Marriage

— Aaron

What is a marriage based on, if not on God? If you don’t have God in your life, if you don’t know Jesus personally, then what keeps your marriage going?

I guess it could be intense love for another. And as great as that is, very very few people have it. Otherwise, what’s to stop you from saying to your spouse: “Eh, I don’t feel like being with you anymore.”??? It’s nothing but a legal formality in most states to just get a divorce.

How sad.

When a christian has God, then God is the King of all of us, and we should all follow Him, in our marriages, and in everything else. And He says “I hate divorce!” (Malachi 2:16).

So we have that encouragement to stay together: a God who doesn’t want divorce, and promises us the strength to do His will in every situation (not that we always do, but the power to follow Him is promised).

Also, we have the Love that He gives us, to give to our spouses. If you don’t have His love to give, what kind of love do you have?

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5 thoughts on “Marriage

  1. An excellent point. Some claim marriage is a social and finiancial commitment, providing security for two individuals who would otherwise struggle if trying to live seperately…in America, it takes two incomes these days. And this pragmatic view seems to ignore the idea of romance in my opinion. However, while taking this pragmatic approach to marriage, at the very same time, our culture is obsessed with the feelings of love and romance. We idealize marriage, that it has to be intense feelings of love and passion all the time. Hmmm, so we have a marriage commitment that is nothing more than a social contract, kind of like busines partners, but we have to have extrememe love for each other 24-7? Am I the only one who sees this crazy contridiction in society’s definition of marriage?

    Christ’s idea of marriage is holy and beautiful. A way for us to experience forgivness, grace, and growth with Jesus daily. It has nothing to do with a promise of financial security- money is fleeting. And passion and romance come from our connection with Christ (and the definition of passion and romance also change as we mature) And that’s the kind of marriage I want.

    Sadly, our culture that’s in love with love and in love with security is missing a love for Christ and I feel a lot of people are going through needless pain and anguish because they just dont want to bend a knee and submit to the Lord. (I do this too sometimes)

    Now I have a question: as Christians how do we respond to a Christian couple that chooses divorce? We remind them of God’s truth? Than what do we do after the decision is made?

  2. To the question: as Christians how do we respond to a Christian couple that chooses divorce? We remind them of God’s truth? Than what do we do after the decision is made?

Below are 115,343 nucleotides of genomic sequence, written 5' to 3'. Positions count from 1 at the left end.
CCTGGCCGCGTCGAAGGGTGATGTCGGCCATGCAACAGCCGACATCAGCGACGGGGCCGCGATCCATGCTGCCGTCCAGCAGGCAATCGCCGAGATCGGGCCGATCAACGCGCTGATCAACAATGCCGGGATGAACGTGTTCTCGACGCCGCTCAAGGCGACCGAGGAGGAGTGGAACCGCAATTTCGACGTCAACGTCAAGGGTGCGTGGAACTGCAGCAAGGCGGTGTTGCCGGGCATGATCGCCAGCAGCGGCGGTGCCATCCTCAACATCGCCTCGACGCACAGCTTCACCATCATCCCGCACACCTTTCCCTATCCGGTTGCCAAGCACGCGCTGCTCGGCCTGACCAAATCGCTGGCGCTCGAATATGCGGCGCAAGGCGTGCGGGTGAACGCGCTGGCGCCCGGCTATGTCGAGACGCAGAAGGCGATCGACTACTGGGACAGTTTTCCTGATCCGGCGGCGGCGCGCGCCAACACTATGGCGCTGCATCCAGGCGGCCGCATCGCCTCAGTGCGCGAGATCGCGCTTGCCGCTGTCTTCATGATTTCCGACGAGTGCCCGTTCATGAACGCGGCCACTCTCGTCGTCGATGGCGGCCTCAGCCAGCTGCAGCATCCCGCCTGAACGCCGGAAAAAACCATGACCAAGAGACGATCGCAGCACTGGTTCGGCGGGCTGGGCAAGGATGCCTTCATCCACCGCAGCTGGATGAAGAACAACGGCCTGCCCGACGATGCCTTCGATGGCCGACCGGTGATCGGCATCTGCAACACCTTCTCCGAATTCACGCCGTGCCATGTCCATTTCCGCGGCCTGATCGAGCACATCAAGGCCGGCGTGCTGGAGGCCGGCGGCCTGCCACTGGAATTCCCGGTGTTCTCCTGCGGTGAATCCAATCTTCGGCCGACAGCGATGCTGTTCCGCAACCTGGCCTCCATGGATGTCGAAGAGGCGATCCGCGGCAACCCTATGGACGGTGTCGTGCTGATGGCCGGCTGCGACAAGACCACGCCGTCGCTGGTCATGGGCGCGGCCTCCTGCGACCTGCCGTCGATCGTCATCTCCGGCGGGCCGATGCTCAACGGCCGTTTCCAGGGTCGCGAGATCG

In all situations we should extend grace…to everyone!!! Ultimately it is their individual choice if they wants to get married and/or divorced. I really can only speak into their lives and show them the path of Christ, not make them take that path.

    My thoughts are that I am here on this earth to build relationships with people…especially couples who are newly married and encourage them in every way I know how. I struggle when it comes to the couple who has been married longer than myself…it appears sometimes to the “long timers” that I am telling them how to be married when in fact they have more time under their belt than myself (even if it’s not time well spent).

    Following me?

    These people (the ones that I have a hard time telling them what Christ expects in a marriage) appear most of the time to have years of unforgiveness, weird “worldly” love (and not Godly love) and a desire to serve self and not their spouse. I am still seeking the Lord on how to handle friends and family in this situation with grace and love but also with authority and correction.

    So, I guess the answer is…I don’t know. I just wrote a whole bunch of words…blathering on and on…and I still don’t have an answer. Perhaps I should pray about this some more…

    To Be Continued…

  3. How do we respond?

    With grace. If a couple is getting a divorce, we should disparage it, and try to let them know what is right, with love, just like we would any other sin.

    But, if it’s already been commited: the papers are signed, and they’ve moved on, then we should respond with grace and forgiveness, just like we should with any other sin, not bringing up what Christ has separated from them.

    As Dana said (above), we don’t ultimately have control over that couple, and so they get to choose what to do.

    I suppose, if they think divorce in general is great, and are big cheerleaders for that cause, we should correct/rebuke them. But that’s another issue.

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